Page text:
Twelve thrones, built for beings the size of Hades, were arranged in an inverted U, just like the cabins at CampHalf-Blood. An enormous fire crackled in the central hearth pit. The thrones were empty except for two at the end: the head throne on the right, and the one to its immediate left. I didn't have to be told who the two gods were that were sitting there, waiting for me to approach. I came toward them, my legs trembling.
The gods were in giant human form, as Hades had been, but I could barely look at them without feeling a tingle, as if my body were starting to burn. Zeus, the Lord of the Gods, wore a dark blue pinstriped suit. He sat on a simple throne of solid platinum. He had a well-trimmed beard, marbled gray and black like a storm cloud. His face was proud and handsome and grim, his eyes rainy gray.
As I got nearer to him, the air crackled and smelled of ozone.
The god sitting next to him was his brother, without a doubt, but he was dressed very differently. He reminded me of a beachcomber from Key West. He wore leather sandals, khaki Bermuda shorts, and a Tommy Bahama shirt with coconuts and parrots all over it. His skin was deeply tanned, his hands scarred like an old-time fisherman's. His hair was black, like mine. His face had that same brooding look that had always gotten me branded a rebel. But his eyes, seagreen like mine, were surrounded by sun-crinkles that told me he smiled a lot, too.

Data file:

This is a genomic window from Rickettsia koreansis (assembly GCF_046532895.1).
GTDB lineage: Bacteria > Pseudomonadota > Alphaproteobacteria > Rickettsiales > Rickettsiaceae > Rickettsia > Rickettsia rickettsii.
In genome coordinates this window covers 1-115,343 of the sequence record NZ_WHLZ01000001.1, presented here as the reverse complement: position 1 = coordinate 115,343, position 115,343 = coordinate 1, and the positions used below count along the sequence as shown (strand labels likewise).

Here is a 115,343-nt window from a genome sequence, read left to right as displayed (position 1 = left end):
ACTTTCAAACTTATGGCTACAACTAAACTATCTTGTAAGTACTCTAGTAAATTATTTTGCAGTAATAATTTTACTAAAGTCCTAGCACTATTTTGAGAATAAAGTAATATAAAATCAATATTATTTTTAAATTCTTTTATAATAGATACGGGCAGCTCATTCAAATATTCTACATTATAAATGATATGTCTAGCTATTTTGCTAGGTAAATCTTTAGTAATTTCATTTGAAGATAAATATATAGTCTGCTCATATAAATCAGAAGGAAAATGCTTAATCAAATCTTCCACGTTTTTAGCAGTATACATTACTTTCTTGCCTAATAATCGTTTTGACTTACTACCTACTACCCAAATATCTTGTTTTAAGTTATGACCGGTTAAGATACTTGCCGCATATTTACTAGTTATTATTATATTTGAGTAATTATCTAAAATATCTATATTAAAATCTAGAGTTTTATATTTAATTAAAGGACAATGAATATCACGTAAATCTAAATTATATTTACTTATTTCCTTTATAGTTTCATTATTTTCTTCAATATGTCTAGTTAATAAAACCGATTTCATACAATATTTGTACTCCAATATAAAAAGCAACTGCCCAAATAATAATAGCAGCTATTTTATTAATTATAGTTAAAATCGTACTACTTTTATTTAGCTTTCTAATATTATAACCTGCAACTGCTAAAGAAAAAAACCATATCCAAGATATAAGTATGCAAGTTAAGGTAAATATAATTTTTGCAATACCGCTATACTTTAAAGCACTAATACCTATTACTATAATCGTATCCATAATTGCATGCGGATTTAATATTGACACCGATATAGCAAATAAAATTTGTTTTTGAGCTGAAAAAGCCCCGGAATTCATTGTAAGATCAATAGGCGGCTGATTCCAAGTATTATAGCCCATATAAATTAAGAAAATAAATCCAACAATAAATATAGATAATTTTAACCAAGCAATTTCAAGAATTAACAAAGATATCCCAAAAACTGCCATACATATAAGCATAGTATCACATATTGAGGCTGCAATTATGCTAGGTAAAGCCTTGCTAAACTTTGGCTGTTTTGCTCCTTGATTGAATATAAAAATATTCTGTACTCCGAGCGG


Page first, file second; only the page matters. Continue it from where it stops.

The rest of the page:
His throne was a deep-sea fisherman's chair. It was the simple swiveling kind, with a black leather seat and a built-in holster for a fishing pole. Instead of a pole, the holster held a bronze trident, flickering with green light around the tips.
The gods weren't moving or speaking, but there was tension in the air, as if they'd just finished an argument.
I approached the fisherman's throne and knelt at his feet. "Father." I dared not look up. My heart was racing. I could feel the energy emanating from the two gods. If I said the wrong thing, I had no doubt they could blast me into dust.
To my left, Zeus spoke. "Should you not address the master of this house first, boy?"
I kept my head down, and waited.
"Peace, brother," Poseidon finally said. His voice stirred my oldest memories: that warm glow I remembered as a baby, the sensation of this god's hand on my forehead, "The boy defers to his father. This is only right."
"You still claim him then?" Zeus asked, menacingly. "You claim this child whom you sired against our sacred oath?"
"I have admitted my wrongdoing," Poseidon said. "Now I would hear him speak."
A lump welled up in my throat. Was that all I was? A wrongdoing? The result of a god's mistake?
"I have spared him once already," Zeus grumbled. "Daring to fly through my domain ... pah! I should have blasted him out of the sky for his impudence."
"And risk destroying your own master bolt?" Poseidon asked calmly. "Let us hear him out, brother."
Zeus grumbled some more. "I shall listen," he decided. "Then I shall make up my mind whether or not to cast this boy down from Olympus."
"Perseus," Poseidon said. "Look at me."
I did, and I wasn't sure what I saw in his face. There was no clear sign of love or approval. Nothing to encourage me. It was like looking at the ocean: some days, you could tell what mood it was in. Most days, though, it was unreadable, mysterious.
I got the feeling Poseidon really didn't know what to think of me. He didn't know whether he was happy to have me as a son or not. In a strange way, I was glad that Poseidon was so distant. If he'd tried to apologize, or told me he loved me, or even smiled, it would've felt fake. Like a human dad, making some lame excuse for not being around. I could live with that. After all, I wasn't sure about him yet, either.